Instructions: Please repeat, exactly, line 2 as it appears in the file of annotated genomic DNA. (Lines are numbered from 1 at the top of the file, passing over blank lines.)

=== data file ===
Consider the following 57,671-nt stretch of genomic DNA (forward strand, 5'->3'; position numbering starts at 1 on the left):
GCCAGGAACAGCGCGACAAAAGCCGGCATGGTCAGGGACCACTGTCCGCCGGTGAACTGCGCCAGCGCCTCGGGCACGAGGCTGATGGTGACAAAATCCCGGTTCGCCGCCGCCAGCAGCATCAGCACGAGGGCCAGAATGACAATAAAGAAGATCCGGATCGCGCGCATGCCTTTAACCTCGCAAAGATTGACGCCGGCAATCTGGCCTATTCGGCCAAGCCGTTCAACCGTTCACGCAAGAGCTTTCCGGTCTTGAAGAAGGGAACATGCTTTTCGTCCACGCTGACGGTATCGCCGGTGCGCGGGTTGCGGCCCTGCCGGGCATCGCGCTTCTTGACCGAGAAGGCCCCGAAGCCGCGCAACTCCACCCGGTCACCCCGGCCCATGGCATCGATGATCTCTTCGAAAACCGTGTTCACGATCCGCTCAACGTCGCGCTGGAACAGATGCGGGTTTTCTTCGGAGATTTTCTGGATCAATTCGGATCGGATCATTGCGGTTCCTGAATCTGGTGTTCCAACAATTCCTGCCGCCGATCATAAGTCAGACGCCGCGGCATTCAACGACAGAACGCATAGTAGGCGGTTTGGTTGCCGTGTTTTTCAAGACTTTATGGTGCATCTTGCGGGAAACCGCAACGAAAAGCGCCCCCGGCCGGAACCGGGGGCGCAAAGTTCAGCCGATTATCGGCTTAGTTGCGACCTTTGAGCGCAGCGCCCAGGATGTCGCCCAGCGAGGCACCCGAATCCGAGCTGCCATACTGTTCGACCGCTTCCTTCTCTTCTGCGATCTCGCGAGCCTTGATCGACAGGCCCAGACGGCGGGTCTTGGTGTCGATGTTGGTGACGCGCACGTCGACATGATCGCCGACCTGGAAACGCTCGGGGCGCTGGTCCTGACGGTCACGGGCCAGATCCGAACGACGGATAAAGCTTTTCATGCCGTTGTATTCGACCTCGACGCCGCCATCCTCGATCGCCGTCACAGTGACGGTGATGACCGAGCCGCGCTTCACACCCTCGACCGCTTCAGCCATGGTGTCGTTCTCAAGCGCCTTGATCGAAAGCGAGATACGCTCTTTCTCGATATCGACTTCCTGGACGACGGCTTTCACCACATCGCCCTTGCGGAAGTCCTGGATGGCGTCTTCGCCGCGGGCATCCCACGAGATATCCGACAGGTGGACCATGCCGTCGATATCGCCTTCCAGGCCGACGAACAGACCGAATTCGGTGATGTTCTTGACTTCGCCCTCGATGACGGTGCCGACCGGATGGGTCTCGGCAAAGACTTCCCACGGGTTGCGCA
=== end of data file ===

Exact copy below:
GCCAGGAACAGCGCGACAAAAGCCGGCATGGTCAGGGACCACTGTCCGCCGGTGAACTGCGCCAGCGCCTCGGGCACGAGGCTGATGGTGACAAAATCCCGGTTCGCCGCCGCCAGCAGCATCAGCACGAGGGCCAGAATGACAATAAAGAAGATCCGGATCGCGCGCATGCCTTTAACCTCGCAAAGATTGACGCCGGCAATCTGGCCTATTCGGCCAAGCCGTTCAACCGTTCACGCAAGAGCTTTCCGGTCTTGAAGAAGGGAACATGCTTTTCGTCCACGCTGACGGTATCGCCGGTGCGCGGGTTGCGGCCCTGCCGGGCATCGCGCTTCTTGACCGAGAAGGCCCCGAAGCCGCGCAACTCCACCCGGTCACCCCGGCCCATGGCATCGATGATCTCTTCGAAAACCGTGTTCACGATCCGCTCAACGTCGCGCTGGAACAGATGCGGGTTTTCTTCGGAGATTTTCTGGATCAATTCGGATCGGATCATTGCGGTTCCTGAATCTGGTGTTCCAACAATTCCTGCCGCCGATCATAAGTCAGACGCCGCGGCATTCAACGACAGAACGCATAGTAGGCGGTTTGGTTGCCGTGTTTTTCAAGACTTTATGGTGCATCTTGCGGGAAACCGCAACGAAAAGCGCCCCCGGCCGGAACCGGGGGCGCAAAGTTCAGCCGATTATCGGCTTAGTTGCGACCTTTGAGCGCAGCGCCCAGGATGTCGCCCAGCGAGGCACCCGAATCCGAGCTGCCATACTGTTCGACCGCTTCCTTCTCTTCTGCGATCTCGCGAGCCTTGATCGACAGGCCCAGACGGCGGGTCTTGGTGTCGATGTTGGTGACGCGCACGTCGACATGATCGCCGACCTGGAAACGCTCGGGGCGCTGGTCCTGACGGTCACGGGCCAGATCCGAACGACGGATAAAGCTTTTCATGCCGTTGTATTCGACCTCGACGCCGCCATCCTCGATCGCCGTCACAGTGACGGTGATGACCGAGCCGCGCTTCACACCCTCGACCGCTTCAGCCATGGTGTCGTTCTCAAGCGCCTTGATCGAAAGCGAGATACGCTCTTTCTCGATATCGACTTCCTGGACGACGGCTTTCACCACATCGCCCTTGCGGAAGTCCTGGATGGCGTCTTCGCCGCGGGCATCCCACGAGATATCCGACAGGTGGACCATGCCGTCGATATCGCCTTCCAGGCCGACGAACAGACCGAATTCGGTGATGTTCTTGACTTCGCCCTCGATGACGGTGCCGACCGGATGGGTCTCGGCAAAGACTTCCCACGGGTTGCGCA